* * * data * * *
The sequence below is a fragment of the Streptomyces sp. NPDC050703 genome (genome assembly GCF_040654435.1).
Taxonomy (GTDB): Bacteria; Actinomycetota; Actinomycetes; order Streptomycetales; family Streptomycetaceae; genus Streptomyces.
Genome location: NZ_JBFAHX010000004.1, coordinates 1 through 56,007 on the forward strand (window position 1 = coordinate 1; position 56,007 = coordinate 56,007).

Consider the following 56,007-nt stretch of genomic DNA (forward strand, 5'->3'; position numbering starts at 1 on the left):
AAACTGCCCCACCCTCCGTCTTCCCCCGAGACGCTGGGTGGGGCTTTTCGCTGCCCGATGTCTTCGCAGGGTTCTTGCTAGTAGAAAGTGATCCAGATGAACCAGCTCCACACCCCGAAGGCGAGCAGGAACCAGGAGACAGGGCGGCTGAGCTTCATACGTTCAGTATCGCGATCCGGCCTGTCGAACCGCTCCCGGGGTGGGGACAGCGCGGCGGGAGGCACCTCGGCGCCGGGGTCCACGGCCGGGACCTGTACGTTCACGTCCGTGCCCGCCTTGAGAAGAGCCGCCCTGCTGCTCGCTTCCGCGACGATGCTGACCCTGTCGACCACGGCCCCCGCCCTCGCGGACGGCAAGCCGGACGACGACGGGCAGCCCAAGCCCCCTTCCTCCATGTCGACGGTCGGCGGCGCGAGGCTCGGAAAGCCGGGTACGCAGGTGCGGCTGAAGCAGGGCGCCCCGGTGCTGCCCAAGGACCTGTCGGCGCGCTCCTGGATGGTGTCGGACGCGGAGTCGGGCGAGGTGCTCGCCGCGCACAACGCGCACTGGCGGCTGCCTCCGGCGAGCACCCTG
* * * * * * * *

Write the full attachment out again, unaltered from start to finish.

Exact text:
The sequence below is a fragment of the Streptomyces sp. NPDC050703 genome (genome assembly GCF_040654435.1).
Taxonomy (GTDB): Bacteria; Actinomycetota; Actinomycetes; order Streptomycetales; family Streptomycetaceae; genus Streptomyces.
Genome location: NZ_JBFAHX010000004.1, coordinates 1 through 56,007 on the forward strand (window position 1 = coordinate 1; position 56,007 = coordinate 56,007).

Consider the following 56,007-nt stretch of genomic DNA (forward strand, 5'->3'; position numbering starts at 1 on the left):
AAACTGCCCCACCCTCCGTCTTCCCCCGAGACGCTGGGTGGGGCTTTTCGCTGCCCGATGTCTTCGCAGGGTTCTTGCTAGTAGAAAGTGATCCAGATGAACCAGCTCCACACCCCGAAGGCGAGCAGGAACCAGGAGACAGGGCGGCTGAGCTTCATACGTTCAGTATCGCGATCCGGCCTGTCGAACCGCTCCCGGGGTGGGGACAGCGCGGCGGGAGGCACCTCGGCGCCGGGGTCCACGGCCGGGACCTGTACGTTCACGTCCGTGCCCGCCTTGAGAAGAGCCGCCCTGCTGCTCGCTTCCGCGACGATGCTGACCCTGTCGACCACGGCCCCCGCCCTCGCGGACGGCAAGCCGGACGACGACGGGCAGCCCAAGCCCCCTTCCTCCATGTCGACGGTCGGCGGCGCGAGGCTCGGAAAGCCGGGTACGCAGGTGCGGCTGAAGCAGGGCGCCCCGGTGCTGCCCAAGGACCTGTCGGCGCGCTCCTGGATGGTGTCGGACGCGGAGTCGGGCGAGGTGCTCGCCGCGCACAACGCGCACTGGCGGCTGCCTCCGGCGAGCACCCTG